Cataract surgery is experiencing a paradigm shift: due to the advent of premium IOLs, advanced laser technologies, precise diagnostics, and evolving techniques, cataract surgery is becoming more like elective refractive surgery, with higher expectations from both surgeons and patients for high-quality outcomes. When these patients develop posterior capsule opacification (PCO) and require a capsulotomy, I believe we have an opportunity to advance the standard of care by offering premium refractive outcomes in routine capsulotomies.
Before premium IOLs, we used to delay YAG capsulotomies until the capsule had significant opacification or the patient voiced strong complaints. Due to patients’ heightened awareness of their quality of vision, and the impact of even mild PCO on the quality of vision in eyes implanted with a multifocal or EDOF lens,1,2 we are appreciating the need to sometimes perform YAG capsulotomies earlier for patients with higher post-procedure expectations.
The Case for Precise Capsulotomies
Nd:YAG capsulotomies should be performed with the same level of precision and predictability as cataract surgery. We must ensure that we do not pit or shift the IOL, the capsule’s edges are perfectly positioned, and that we have a symmetric capsulotomy leaving an overlapping edge around the optic. Capsulotomies must also be perfectly sized: too small of a capsulotomy may induce glare, halos, and other dysphotopsia; one made too large may allow vitreous to escape or the lens to move, inducing refractive error such as hyperopia. Premium IOLs may be impacted even more by the variability in technique of the procedure.
Despite the change in paradigm, we still have not seen standardized techniques for precise Nd:YAG laser capsulotomies. YAG lasers of the past had less predictable energy delivery, and we surgeons have needed better techniques to avoid pitting the IOL—one of the most common adverse events of an Nd:YAG capsulotomy.
Positioning the Beam for Safe, Reproducible Capsulotomies
When an Nd:YAG laser fires, it creates plasma, which results in a cavitation bubble, producing a shock wave of acoustic energy. Much of this acoustic wave reverberates anteriorly back toward the laser source and is the mechanism for capsule rupture. We aim the laser at least 100 µm behind the IOL to prevent pitting the optic with laser induced plasma and/or the acoustic wave propagating back toward the posterior capsule.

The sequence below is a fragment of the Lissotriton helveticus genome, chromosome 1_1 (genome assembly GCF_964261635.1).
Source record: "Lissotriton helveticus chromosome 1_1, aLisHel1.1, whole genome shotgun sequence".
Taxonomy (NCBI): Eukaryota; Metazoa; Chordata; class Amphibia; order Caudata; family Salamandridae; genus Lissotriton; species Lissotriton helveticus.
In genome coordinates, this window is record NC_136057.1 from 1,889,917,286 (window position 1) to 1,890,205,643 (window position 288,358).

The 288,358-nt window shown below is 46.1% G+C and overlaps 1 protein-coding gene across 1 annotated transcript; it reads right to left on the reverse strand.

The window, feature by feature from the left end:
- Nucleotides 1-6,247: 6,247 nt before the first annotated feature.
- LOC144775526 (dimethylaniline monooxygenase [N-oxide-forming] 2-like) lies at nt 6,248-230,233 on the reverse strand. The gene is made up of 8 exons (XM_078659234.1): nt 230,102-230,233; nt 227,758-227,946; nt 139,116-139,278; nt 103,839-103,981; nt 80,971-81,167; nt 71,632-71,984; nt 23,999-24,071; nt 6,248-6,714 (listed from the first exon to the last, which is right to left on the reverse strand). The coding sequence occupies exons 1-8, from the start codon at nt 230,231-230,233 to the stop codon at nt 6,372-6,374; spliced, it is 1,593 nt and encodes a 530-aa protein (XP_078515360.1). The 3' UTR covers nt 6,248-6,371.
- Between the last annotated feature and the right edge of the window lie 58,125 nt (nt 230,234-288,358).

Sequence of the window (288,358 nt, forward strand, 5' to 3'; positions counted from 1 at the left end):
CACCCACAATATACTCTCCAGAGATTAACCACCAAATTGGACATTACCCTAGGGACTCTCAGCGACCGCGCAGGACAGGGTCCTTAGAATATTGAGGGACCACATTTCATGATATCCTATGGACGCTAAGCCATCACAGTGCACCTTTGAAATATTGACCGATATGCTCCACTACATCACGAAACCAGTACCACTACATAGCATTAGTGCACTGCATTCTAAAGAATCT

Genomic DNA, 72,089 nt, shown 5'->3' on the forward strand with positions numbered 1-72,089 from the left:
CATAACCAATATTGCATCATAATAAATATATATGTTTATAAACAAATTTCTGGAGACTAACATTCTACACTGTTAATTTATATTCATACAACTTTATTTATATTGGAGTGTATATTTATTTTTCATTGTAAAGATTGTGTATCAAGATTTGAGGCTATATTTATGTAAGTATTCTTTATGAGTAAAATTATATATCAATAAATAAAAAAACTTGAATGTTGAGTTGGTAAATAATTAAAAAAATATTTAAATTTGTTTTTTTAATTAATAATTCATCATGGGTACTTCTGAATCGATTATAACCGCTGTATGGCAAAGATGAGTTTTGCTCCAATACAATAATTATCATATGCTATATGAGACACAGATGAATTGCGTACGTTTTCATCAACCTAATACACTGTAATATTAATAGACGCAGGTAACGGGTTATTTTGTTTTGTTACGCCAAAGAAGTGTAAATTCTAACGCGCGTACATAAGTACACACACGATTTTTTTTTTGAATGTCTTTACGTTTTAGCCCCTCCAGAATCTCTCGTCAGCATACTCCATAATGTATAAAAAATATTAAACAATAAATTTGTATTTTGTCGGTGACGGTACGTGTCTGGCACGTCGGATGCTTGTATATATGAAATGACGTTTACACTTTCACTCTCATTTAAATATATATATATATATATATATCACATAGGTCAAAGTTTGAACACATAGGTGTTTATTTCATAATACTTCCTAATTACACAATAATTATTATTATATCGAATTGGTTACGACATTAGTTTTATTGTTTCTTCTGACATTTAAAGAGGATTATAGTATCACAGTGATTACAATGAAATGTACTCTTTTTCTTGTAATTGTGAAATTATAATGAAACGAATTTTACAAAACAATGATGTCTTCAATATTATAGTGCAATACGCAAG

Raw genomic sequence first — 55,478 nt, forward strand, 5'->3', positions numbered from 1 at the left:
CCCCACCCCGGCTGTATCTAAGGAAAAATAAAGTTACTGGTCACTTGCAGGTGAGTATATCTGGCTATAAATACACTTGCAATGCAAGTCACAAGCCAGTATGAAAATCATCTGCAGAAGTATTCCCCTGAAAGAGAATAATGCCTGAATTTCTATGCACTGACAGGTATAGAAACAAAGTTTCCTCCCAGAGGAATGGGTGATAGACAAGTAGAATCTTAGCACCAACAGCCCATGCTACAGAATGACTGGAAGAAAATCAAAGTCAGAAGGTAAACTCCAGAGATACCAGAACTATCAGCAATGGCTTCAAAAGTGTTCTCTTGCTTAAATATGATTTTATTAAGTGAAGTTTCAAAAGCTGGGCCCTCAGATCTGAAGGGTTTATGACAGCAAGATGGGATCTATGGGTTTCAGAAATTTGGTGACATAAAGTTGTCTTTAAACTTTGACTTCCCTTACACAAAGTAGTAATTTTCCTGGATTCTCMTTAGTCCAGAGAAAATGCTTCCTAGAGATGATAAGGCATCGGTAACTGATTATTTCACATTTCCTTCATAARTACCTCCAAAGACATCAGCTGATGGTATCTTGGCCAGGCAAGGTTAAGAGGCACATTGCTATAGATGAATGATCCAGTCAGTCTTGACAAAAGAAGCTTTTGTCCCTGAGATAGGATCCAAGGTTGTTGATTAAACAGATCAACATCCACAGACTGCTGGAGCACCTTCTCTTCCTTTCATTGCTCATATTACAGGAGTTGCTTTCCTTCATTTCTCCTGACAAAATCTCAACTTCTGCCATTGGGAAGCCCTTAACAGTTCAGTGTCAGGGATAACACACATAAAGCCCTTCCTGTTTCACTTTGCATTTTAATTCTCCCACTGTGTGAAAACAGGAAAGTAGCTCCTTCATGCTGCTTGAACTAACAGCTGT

I have been collaborating with Karl Brasse, MD, MRCOphth, (Germany) on perfecting the capsulotomy technique with the Reflex™ NEO line of YAG lasers from Lumibird Medical (formerly Ellex). We realized if we aim the Nd:YAG laser beam farther back in the eye, up to 2,000 µm behind the posterior capsule, we can take advantage of the properties of the cavitation bubble created by the plasma. Then we can cleanly dissect tissue centrally, allowing careful construction of the capsule opening symmetrically outwards, from the center, adequately exposing the properties of premium IOL optical zones. This technique can produce a clean break of the capsule with extremely low risk of hitting the IOL. The NEO YAG lasers are built with a 2,000-µm (2-mm) posterior offset—the largest of any YAG laser clinically available. In my hands, I can create a very controlled, precise capsulotomy using an efficient number of shots (15 to 30) and approximately 2.0 to 2.50 mJ of energy per shot.
Furthermore, applying the Nd:YAG laser farther back behind the lens takes advantage of its collapsing cavitation bubble formed due to plasma, to break up a larger area of the capsule per shot, resulting in fewer free-floating fragments and less potential of inducing floaters post procedure. This technique also creates a beautiful, circular capsulotomy while reducing the risk of changing the lens’ positioning, moving the haptics, or causing significant disruptions to the vitreous interface.
Energy delivery with the Reflex™ NEO YAG lasers is delivered with a sharper rise and fall relative to other lasers—an optical principle called a truncated Gaussian Curve—which reduces the size of the plasma convergence zone and creates more efficient energy delivery. A principle that is important to appreciate with an Nd:YAG laser is the nonlinear relationship between increasing the energy on the laser and the increase in convergence zone. For example, in a liquid medium, 1 mJ of laser energy produces approximately 110 µm size of dispersion of fluid. If we increase the laser’s energy delivery to 10 mJ—a 10-fold increase—the size of the dispersion only increases by a factor of 2 to 220 µm. Applying the plasma formation 2,000 µm behind the lens results in the cavitation bubble it creates completing its natural life cycle and fully collapsing to release an anterior hydraulic jet effect as the mechanism for capsule destruction instead of the propagating acoustic energy wave. The anterior vitreous space is hardly affected at all. From a safety perspective, the Reflex™ NEO lasers do not cause a significant disruption to the vitreous or the surrounding tissues.